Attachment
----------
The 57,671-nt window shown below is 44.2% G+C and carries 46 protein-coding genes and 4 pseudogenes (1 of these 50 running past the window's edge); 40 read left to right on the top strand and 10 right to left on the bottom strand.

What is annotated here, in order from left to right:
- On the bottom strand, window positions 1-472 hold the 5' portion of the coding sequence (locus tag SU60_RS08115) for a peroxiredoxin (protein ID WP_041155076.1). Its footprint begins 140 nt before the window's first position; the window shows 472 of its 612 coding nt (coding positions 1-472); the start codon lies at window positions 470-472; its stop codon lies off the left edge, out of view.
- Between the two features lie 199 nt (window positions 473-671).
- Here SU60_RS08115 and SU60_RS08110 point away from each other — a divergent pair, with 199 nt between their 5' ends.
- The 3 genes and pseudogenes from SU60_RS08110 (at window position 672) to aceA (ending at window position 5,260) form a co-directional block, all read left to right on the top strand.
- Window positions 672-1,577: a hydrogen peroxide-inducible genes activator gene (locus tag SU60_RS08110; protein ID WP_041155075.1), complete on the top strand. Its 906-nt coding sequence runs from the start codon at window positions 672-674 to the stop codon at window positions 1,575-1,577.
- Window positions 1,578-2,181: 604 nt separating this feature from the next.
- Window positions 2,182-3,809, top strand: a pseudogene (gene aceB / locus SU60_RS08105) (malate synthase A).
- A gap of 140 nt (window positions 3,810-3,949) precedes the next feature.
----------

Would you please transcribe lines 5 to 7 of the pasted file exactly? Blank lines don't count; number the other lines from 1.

- Here SU60_RS08115 and SU60_RS08110 point away from each other — a divergent pair, with 199 nt between their 5' ends.
- The 3 genes and pseudogenes from SU60_RS08110 (at window position 672) to aceA (ending at window position 5,260) form a co-directional block, all read left to right on the top strand.
- Window positions 672-1,577: a hydrogen peroxide-inducible genes activator gene (locus tag SU60_RS08110; protein ID WP_041155075.1), complete on the top strand. Its 906-nt coding sequence runs from the start codon at window positions 672-674 to the stop codon at window positions 1,575-1,577.